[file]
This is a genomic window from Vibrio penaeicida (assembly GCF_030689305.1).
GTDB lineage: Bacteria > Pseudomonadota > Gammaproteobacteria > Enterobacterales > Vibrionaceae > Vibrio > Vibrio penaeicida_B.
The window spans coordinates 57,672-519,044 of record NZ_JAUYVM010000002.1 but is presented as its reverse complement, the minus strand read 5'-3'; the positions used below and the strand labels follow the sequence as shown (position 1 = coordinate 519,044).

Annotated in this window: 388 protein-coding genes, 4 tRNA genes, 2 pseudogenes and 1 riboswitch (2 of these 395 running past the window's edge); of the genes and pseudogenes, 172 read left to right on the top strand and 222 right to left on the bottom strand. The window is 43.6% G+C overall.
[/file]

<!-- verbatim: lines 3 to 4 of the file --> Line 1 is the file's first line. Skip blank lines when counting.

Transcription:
The window spans coordinates 57,672-519,044 of record NZ_JAUYVM010000002.1 but is presented as its reverse complement, the minus strand read 5'-3'; the positions used below and the strand labels follow the sequence as shown (position 1 = coordinate 519,044).

Annotated in this window: 388 protein-coding genes, 4 tRNA genes, 2 pseudogenes and 1 riboswitch (2 of these 395 running past the window's edge); of the genes and pseudogenes, 172 read left to right on the top strand and 222 right to left on the bottom strand. The window is 43.6% G+C overall.